HUNTSVILLE, Ala. — One the night of December 21st, folks across the Tennessee Valley will be able to step outside and witness something that hasn't been seen in nearly 800 years.
This isn't an event that happens once every 800 years, but it is an event that hasn't happened this perfectly in about 800 years.
Jupiter and Saturn appear to pass each other in their respective orbits once every 20 years according to NASA. Jupiter takes about 12 years to orbit the sun while Saturn takes 29.5 years to orbit the sun. Every 20 years, Jupiter catches up to and appears to pass Saturn.
The reason this event is called a "Great Conjunction" is because Jupiter and Saturn move very slow, so they almost never appear to align or pass each other. Again, this only happens once every 20 years.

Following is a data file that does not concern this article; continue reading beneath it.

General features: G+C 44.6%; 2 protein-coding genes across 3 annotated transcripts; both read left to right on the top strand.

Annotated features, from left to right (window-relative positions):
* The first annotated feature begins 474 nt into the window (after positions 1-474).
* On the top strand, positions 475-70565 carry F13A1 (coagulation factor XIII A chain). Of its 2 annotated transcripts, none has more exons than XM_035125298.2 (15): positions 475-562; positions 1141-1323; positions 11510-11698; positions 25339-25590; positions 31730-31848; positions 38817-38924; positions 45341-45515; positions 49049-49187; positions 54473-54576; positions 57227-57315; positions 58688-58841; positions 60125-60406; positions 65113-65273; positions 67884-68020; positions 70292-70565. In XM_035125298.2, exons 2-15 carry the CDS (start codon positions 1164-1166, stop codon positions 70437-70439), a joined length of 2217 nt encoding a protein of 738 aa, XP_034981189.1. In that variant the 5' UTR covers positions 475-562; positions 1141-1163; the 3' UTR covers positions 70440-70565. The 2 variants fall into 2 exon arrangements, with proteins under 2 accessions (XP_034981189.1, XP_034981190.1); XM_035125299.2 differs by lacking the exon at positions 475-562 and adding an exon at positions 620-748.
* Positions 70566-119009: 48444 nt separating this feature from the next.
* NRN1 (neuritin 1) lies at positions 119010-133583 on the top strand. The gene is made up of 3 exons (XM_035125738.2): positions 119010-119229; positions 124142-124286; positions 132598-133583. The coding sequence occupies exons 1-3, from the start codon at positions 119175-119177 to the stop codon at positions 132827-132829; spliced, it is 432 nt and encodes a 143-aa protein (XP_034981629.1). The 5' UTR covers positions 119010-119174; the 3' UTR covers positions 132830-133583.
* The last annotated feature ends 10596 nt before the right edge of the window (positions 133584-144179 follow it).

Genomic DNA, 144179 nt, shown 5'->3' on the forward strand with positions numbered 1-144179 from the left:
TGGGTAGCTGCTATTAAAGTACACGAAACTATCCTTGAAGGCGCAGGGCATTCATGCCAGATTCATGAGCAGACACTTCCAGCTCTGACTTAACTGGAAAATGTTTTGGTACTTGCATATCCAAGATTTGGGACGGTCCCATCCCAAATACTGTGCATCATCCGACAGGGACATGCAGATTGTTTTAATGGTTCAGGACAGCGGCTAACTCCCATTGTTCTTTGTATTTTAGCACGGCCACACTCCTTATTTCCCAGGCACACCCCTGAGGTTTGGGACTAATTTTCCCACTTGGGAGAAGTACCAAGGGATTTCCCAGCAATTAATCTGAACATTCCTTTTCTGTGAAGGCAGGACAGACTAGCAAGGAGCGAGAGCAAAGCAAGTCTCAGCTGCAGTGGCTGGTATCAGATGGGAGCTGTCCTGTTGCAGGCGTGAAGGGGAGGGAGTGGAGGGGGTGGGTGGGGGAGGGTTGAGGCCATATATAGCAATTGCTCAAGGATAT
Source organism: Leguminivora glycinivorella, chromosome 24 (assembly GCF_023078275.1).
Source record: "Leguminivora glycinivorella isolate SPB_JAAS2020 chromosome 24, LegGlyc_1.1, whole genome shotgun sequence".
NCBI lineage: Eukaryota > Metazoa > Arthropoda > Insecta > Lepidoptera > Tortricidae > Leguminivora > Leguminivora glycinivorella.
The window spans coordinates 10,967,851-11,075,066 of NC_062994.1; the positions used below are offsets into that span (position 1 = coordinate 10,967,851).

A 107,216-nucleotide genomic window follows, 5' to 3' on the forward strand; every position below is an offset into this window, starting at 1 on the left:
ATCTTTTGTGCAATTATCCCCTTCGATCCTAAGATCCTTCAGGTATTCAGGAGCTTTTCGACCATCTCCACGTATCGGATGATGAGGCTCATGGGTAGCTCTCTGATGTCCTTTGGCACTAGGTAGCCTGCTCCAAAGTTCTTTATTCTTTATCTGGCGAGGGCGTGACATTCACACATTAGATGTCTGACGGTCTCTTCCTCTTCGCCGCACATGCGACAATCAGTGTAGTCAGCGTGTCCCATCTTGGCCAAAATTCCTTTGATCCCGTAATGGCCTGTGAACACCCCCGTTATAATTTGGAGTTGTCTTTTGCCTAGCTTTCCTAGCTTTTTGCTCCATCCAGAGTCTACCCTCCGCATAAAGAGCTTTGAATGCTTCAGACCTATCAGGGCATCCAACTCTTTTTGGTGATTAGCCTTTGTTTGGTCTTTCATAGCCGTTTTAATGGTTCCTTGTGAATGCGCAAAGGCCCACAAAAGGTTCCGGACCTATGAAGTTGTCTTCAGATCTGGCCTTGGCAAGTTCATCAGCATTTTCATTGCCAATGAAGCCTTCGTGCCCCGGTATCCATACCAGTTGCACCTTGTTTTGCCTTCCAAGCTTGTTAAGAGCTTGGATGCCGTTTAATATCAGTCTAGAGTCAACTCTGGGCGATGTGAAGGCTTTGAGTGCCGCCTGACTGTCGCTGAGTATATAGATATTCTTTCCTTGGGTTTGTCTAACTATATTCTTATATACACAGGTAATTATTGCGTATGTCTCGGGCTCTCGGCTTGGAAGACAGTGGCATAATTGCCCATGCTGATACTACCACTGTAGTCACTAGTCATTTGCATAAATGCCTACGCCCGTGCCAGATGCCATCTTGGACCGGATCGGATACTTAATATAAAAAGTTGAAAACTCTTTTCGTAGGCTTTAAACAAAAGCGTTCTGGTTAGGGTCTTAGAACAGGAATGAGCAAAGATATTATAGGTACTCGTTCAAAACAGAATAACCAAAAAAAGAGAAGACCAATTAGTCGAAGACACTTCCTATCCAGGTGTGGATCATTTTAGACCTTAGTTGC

The thing about this year is that it has been 400 years since the planets have passed each other while appearing so close to each other. It has been 800 years since this event occurred at night making it visible for everyone.
According to Space.com, the next time this event happens exactly as it will on Monday December 21st. is July 6, 2477.
For the best viewing, it is suggested that you go outside just after sunset and look towards the SW. A viewing aide will not be necessary, though if you use one, you should be able to view the moons of Jupiter.
The fact that this event is happening on the winter Solstice is a pure coincidence. What will be the incredibly bright spot in the sky is being referred to as the "Christmas Star" given how close we are to Christmas.